Enemies not only have a specific level but also a unique armour type that matches weapons in your inventory. Using the correct weapon type on an armoured enemy will kill him faster and enemies without armour are killed faster by using a different weapon. There are only two weapon types and basically, all you need to succeed in the game is a shotgun and an SMG.
These two weapons can be upgraded quite early in the game and once maxed out with the best attachments, you will slay everything in your path. Sure, there are other guns like a lightning gun and a laser rifle but these have very limited ammo and when you find it they deplete quite fast. I often just overlooked them as I got tired of taking them out to see the “no ammo” sign.
Weapon modification is also half-decent. Each gun has one mod that drastically changes its ability giving the weapon a different feel. The Blitzgewehr, a lightning gun can get a shield that deflects projectiles and the Laserkraftwerk gets a charged shot that deals massive damage.
All these modifications add to the enjoyable gunplay. Running, double jumping and sliding into an enemy to pile a shotgun slug into their chest is fun and never gets boring. The game tries to push its stealth mechanics but going in guns blazing is just faster and after doing the same boring mission a dozen times, just easier.
Wolfenstein: Youngblood is a co-op game at its heart. Skills, weapons and the environment have all been built around this. Jess and Soph are a great team during combat as they cheer each other on and use silly dance moves to buff each other. Some doors cannot be opened unless both sisters are present and some switches cannot be switched unless done at the same time.
The co-op mechanics feel a little dull and never come to life the way I hoped. Getting a clearance code and shouting it at the player as they enter it is great until you realize they can actually see it on their screen so you just need to stand there and press a button.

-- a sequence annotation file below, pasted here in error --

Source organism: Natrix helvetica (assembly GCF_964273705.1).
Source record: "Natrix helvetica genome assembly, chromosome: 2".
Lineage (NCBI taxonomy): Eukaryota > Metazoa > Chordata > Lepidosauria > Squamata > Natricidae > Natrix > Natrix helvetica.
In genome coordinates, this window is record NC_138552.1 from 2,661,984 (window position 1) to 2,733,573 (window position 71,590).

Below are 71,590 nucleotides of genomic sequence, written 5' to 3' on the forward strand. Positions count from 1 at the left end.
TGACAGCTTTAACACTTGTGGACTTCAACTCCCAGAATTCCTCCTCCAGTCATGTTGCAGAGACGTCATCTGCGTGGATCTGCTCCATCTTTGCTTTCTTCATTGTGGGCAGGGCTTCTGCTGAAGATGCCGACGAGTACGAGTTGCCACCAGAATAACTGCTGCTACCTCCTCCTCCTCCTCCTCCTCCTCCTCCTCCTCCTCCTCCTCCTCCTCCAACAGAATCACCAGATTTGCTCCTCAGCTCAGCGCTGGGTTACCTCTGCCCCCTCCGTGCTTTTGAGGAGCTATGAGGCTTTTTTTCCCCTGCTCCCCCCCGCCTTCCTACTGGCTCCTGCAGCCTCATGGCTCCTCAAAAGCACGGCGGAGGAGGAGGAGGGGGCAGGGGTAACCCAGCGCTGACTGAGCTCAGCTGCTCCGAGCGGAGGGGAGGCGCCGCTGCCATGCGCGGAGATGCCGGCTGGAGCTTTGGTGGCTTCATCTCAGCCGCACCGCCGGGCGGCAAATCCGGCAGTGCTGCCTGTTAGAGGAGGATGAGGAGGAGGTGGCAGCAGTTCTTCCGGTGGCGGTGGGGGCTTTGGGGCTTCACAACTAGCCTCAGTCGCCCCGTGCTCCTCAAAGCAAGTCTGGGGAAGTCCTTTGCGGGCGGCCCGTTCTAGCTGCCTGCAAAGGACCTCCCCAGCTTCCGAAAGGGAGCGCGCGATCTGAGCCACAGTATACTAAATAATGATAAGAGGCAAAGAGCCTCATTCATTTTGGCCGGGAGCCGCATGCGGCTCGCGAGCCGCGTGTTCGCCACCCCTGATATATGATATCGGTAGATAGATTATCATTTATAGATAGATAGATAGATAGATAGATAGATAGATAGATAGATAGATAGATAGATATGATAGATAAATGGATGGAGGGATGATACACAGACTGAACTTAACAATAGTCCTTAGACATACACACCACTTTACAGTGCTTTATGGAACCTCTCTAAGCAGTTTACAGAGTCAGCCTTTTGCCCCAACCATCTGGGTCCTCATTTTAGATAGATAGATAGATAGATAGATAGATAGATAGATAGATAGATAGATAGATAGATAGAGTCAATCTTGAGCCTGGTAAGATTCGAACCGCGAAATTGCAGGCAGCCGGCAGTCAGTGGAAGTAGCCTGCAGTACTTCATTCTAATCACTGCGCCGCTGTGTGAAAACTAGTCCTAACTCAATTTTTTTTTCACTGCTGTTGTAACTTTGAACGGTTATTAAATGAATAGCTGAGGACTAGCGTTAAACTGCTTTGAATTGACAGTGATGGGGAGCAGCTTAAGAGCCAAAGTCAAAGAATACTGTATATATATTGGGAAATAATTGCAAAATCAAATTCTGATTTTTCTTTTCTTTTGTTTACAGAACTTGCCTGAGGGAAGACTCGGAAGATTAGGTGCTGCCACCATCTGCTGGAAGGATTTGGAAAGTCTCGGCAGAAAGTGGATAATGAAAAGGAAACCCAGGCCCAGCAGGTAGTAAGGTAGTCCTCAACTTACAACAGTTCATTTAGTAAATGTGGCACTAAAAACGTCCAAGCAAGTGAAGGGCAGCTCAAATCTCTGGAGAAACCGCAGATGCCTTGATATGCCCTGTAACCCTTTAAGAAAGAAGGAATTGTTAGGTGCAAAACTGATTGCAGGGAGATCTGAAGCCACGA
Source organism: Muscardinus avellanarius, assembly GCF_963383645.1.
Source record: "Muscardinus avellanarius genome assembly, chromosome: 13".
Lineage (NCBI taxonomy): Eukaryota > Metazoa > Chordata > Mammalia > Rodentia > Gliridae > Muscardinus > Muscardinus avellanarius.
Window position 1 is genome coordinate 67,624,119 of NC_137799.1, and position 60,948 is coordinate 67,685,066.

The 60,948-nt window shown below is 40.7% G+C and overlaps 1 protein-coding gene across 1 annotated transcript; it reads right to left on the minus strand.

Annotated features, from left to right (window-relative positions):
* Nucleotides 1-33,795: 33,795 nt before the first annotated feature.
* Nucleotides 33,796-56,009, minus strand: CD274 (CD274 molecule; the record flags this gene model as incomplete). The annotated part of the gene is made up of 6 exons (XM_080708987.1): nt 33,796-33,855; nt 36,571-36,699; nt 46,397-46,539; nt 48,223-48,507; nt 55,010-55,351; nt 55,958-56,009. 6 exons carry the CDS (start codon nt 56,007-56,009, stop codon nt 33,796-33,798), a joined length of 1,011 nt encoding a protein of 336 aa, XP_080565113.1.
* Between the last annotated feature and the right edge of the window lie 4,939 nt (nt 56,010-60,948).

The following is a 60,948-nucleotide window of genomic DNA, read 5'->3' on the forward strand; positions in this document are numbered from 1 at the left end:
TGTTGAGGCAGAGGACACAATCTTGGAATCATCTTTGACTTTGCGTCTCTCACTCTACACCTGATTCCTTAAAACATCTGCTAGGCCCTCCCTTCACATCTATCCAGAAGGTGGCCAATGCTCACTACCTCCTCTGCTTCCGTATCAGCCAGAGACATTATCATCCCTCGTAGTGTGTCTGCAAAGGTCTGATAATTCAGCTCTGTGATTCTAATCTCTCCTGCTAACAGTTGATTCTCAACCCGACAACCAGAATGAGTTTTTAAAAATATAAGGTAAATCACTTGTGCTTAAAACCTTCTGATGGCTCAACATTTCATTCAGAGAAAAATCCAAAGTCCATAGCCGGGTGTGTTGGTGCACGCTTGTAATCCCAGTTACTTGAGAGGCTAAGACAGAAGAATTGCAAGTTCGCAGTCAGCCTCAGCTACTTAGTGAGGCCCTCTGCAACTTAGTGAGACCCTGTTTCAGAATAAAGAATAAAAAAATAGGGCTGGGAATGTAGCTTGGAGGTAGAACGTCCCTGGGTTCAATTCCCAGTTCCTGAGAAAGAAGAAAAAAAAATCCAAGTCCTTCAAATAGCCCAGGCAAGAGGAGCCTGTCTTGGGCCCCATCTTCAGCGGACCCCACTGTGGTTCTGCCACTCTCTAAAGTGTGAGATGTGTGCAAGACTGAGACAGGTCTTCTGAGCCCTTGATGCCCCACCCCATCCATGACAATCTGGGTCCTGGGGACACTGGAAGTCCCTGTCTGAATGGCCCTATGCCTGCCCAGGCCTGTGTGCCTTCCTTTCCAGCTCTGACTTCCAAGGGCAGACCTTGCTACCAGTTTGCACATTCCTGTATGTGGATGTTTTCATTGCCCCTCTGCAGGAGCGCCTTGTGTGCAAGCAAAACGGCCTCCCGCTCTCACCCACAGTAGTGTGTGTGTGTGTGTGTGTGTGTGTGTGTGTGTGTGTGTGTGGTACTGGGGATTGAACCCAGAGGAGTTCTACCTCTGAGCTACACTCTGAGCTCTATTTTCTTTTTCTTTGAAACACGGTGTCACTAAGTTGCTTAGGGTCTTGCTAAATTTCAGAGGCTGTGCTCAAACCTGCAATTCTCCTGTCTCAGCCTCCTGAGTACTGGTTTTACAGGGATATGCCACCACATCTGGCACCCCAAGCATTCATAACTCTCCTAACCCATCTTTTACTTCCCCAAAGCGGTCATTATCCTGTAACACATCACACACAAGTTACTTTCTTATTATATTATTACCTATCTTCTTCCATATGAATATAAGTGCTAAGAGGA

I wished there was more to make the sisters feel like sisters. The co-op gameplay is never fully realized and the sisters are shallow and one-dimensional characters that feel dull. After a couple of hours, I was just running around shooting stuff with my brother as I could not care less about the story and the sisters. It is sad given how strong the series has been with characters and narrative.
The game can also be played solo and it works surprisingly well. The AI takes over the other player and it does a great job killing Nazis and performing the terrible co-op puzzles. Those worried about it being an online-only game, don’t worry when playing solo it is just as fun.
With everything new Youngblood attempts, it fails to leave an impression. The only killer feature is the gunplay which is as fun and satisfying as ever but again, it’s levelling system, armour and skills just left me feeling underwhelmed. You could have taken it all out and it would have still been a fun shooter.
Wolfenstein: Youngblood is a fun shooter and that is about it. The story comes across like the scrapings from the bottom of a barrel, the characters are dull and the half-decent world is brought down by tedious missions and terrible backtracking. The game could have been a great introduction to the BJ twins but now I hope I never see them again.
This review was based on a code sent to us by Bethesda
Available On: PS4, Xbox One, PC | Reviewed On: PS4 Pro | Release Date: 26 July 2019 | Price: R575